Advances in Materials Science and Engineering

Advances in Materials Science and Engineering / 2021 / Article

Research Article | Open Access

Volume 2021 |Article ID 8834598 | https://doi.org/10.1155/2021/8834598

Changgen Yan, Ning An, Yachong Wang, Weifeng Sun, "Effect of Dry-Wet Cycles and Freeze-Thaw Cycles on the Antierosion Ability of Fiber-Reinforced Loess", Advances in Materials Science and Engineering, vol. 2021, Article ID 8834598, 12 pages, 2021. https://doi.org/10.1155/2021/8834598

Effect of Dry-Wet Cycles and Freeze-Thaw Cycles on the Antierosion Ability of Fiber-Reinforced Loess

Academic Editor: Shazim A. Memon
Received07 Sep 2020
Revised15 Dec 2020
Accepted19 Dec 2020
Published06 Jan 2021

Abstract

Compared with plain soil, polypropylene (PP) fiber-reinforced soil has markedly improved mechanical properties and can be used in slope protection projects. To investigate the reduction law of the antierosion ability parameters of PP fiber-reinforced loess under dry-wet (D-W) cycles and freeze-thaw (F-T) cycles, we took loess from Yan’an, China, mixed them with PP fiber, and did shear strength tests, disintegration tests, and permeability tests under D-W cycles and F-T cycles. The experimental results show that D-W cycles or F-T  cycles had a less deteriorating effect on the cohesion, disintegration rate, and permeability coefficient of the fiber-reinforced samples than on plain loess; however, the reduction in their internal friction angle was more obvious. Under D-W cycles or F-T cycles, the cohesion and internal friction angle of the reinforced soil decreased as the number of cycles increased, while the disintegration rate and permeability coefficient increased as the number of cycles increased. The relation between the reduction in the antierosion ability parameters of reinforced soil and the number of D-W cycles or F-T cycles accorded with the hyperbolic function fitting results. The most obvious reduction effect the D-W cycles had on the reinforced soil was on the disintegration rate, followed by cohesion, internal friction angle, and permeability coefficient. The most obvious effect of F-T cycles was also on the disintegration rate, followed by cohesion, permeability coefficient, and internal friction angle. Compared with D-W cycles, F-T cycles had a stronger effect on the reduction in the cohesion, disintegration rate, and permeability coefficient of reinforced soil, but the reduction in the friction angle was greater in D-W cycles.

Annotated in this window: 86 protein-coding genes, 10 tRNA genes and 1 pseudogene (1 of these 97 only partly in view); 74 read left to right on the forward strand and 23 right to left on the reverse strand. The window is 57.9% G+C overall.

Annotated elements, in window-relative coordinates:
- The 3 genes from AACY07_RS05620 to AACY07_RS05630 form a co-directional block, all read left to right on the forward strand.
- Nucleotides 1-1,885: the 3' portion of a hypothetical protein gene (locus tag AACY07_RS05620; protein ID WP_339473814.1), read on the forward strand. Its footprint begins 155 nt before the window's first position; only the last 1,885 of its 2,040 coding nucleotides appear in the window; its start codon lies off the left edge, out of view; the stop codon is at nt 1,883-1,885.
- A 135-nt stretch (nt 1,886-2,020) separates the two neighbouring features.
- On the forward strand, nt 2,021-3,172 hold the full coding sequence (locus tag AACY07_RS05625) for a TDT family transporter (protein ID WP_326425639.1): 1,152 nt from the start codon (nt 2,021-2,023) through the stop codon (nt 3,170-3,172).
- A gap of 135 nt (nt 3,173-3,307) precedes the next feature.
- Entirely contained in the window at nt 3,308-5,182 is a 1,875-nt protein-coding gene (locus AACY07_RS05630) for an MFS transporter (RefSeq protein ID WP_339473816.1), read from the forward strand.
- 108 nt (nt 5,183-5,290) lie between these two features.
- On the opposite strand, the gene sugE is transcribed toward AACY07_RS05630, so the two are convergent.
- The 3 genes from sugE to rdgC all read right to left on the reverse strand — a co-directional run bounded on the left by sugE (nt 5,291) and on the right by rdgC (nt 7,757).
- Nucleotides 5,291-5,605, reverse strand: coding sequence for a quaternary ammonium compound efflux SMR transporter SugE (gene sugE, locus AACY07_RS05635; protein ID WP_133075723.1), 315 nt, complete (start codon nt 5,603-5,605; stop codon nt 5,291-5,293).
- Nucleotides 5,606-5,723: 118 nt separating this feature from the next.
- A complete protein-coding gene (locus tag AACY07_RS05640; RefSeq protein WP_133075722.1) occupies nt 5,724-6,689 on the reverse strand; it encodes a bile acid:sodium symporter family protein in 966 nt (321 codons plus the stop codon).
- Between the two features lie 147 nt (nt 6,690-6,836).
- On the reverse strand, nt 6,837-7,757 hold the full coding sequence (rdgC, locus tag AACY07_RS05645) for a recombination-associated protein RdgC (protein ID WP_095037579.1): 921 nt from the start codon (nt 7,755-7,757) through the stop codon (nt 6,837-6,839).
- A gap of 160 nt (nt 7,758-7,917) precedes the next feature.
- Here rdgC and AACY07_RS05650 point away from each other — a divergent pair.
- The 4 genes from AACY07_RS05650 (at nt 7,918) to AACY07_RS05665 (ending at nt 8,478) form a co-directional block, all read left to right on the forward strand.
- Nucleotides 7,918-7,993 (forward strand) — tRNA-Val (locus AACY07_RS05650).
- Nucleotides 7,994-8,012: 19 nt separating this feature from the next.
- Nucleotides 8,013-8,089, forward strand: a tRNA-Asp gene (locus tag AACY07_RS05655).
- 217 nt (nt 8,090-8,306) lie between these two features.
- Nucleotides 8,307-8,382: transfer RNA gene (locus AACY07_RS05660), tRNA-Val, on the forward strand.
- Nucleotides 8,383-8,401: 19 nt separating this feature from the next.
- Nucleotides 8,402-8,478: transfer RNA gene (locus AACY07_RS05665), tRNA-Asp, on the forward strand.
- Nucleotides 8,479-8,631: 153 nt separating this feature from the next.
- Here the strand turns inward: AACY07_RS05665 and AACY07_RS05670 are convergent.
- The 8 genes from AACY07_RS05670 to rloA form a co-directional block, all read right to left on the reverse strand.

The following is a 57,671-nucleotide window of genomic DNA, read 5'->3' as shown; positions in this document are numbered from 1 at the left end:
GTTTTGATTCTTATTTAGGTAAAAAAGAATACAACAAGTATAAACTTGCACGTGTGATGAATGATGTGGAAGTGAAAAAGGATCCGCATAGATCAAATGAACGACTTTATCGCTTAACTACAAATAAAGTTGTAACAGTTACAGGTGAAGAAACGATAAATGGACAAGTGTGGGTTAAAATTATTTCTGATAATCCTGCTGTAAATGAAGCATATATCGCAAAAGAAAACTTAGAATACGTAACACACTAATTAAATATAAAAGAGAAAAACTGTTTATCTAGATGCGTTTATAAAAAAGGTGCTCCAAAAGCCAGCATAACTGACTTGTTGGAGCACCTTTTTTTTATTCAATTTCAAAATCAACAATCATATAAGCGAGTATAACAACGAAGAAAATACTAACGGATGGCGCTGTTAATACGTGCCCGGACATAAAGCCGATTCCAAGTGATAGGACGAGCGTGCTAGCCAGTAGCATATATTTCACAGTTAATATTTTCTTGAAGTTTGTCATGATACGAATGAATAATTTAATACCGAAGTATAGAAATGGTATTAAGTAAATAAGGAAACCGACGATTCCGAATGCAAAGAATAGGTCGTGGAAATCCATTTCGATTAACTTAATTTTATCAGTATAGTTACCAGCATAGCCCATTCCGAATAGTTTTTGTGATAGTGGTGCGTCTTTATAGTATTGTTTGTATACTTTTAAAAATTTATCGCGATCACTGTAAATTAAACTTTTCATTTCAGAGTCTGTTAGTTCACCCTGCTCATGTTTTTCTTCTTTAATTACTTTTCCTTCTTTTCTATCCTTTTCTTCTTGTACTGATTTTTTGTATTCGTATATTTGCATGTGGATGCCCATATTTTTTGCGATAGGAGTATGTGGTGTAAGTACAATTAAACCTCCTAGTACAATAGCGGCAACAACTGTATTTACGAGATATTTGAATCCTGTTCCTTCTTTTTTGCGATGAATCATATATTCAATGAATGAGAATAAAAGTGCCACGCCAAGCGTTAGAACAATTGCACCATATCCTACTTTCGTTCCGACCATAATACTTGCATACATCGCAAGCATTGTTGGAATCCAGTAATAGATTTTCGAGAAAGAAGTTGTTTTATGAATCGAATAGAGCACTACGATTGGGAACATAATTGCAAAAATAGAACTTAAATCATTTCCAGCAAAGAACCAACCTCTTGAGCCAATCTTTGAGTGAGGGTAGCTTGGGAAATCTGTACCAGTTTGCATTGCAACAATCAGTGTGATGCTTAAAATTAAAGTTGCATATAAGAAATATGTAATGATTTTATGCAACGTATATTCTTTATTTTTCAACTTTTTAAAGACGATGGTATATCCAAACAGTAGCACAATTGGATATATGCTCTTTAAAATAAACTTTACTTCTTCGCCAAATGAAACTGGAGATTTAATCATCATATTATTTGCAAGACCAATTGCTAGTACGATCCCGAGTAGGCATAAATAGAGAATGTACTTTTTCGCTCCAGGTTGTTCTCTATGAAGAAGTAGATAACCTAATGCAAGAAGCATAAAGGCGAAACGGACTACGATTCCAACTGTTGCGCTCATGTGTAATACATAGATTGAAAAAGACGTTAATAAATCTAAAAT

1. Introduction

Loess is widely distributed in the middle and western regions of China [1, 2]. In recent years, an increasing number of engineering construction projects have been done in the Loess Plateau, such as road construction and urban expansion. Those projects inevitably produce many steep loess slopes [3, 4]. Under the influence of external factors such as rainfall erosion, shallow slope problems such as gullies and spalling are very common [57]. Therefore, protection for loess slopes is particularly important. Traditional slope protection methods such as mortar, flagstones, and mortar plastering often offered poor slope surface protection and poor ecological features. This was due to the aging of the materials, the differences in stiffness of the loess, and meteorological conditions such as concentrated rainfall. However, one type of comprehensive slope protection—fiber reinforcement of the soil—has gradually attracted the attention of scholars [8, 9].

Fiber-reinforced soil is essentially a type of soil reinforced by evenly distributed fibers. Mixing fibers with the soil improves several of its mechanical properties [10]. The fibers used may be natural or synthetic [1115]. Polypropylene (PP) fiber is highly elastic, resistant to extreme temperatures, acid and alkalis, and absorbs little water [16], so research on PP fiber-reinforced soil has attracted extensive attention from scholars and engineers. Studies have shown that the influence of rainfall splash erosion on slope soil is closely related to soil shear strength [17], so it is necessary to study the shear strength of reinforced soil. Jiang et al. [18] reported that PP fiber-reinforced clayey soil had a greater unconfined compressive strength and greater cohesion and internal friction angles than those of the parent soil. They also found that the best fiber content was 0.3 wt% of the parent soil and the best fiber length was 15 mm. Lian et al. [19] did a series of triaxial compression tests and found that the addition of fibers to loess markedly improved the failure stress and shear strength of the loess compared with unreinforced loess specimens. Han et al. [20] found that PP fiber can effectively improve the shear strength of clay and that a fiber content of 0.3 wt% with a fiber length of 9 mm was the optimum mixing ratio for the polypropylene-reinforced clay system. Costas et al. [21] found that the shear strength of PP fiber-reinforced soil increased with the inclusion of fibers up to the optimum dose, beyond which it decreased or remained constant, and the impaction of soil particles on the fiber surface was the dominant factor controlling the interfacial strength. Soil permeability is a property that describes the flow of fluid through the soil and is an important factor affecting soil erosion. Saghari et al. [22] found that increasing the length and weight percentages of fibers initially increased the permeability coefficient of polymer fiber-reinforced soil and when it exceeded 0.6%, a decreasing trend began. Zhao et al. [23] reported that the permeability of fiber-reinforced soil was improved with an increase in fiber content. The water stability characteristics of soil indicate that the soil can resist the dispersion of soil particles in water and remain stable, which is the main feature of soil erosion resistance and reflects the difficulty of dispersing soil by rainfall or runoff. Wang et al. [24] did field and disintegration laboratory tests and found that the main factors influencing the disintegration of loess samples were shape, size, and clay mineral content. Qi et al. [25] did a series of tests on the disintegration of prisms and cylinders with the same volumes and different bottom side lengths (diameters) and reported that the disintegration rate of samples increased with the increase in specific surface area and water depth. An et al. [26] found that the disintegration rate of loess could be effectively reduced by adding polypropylene fiber.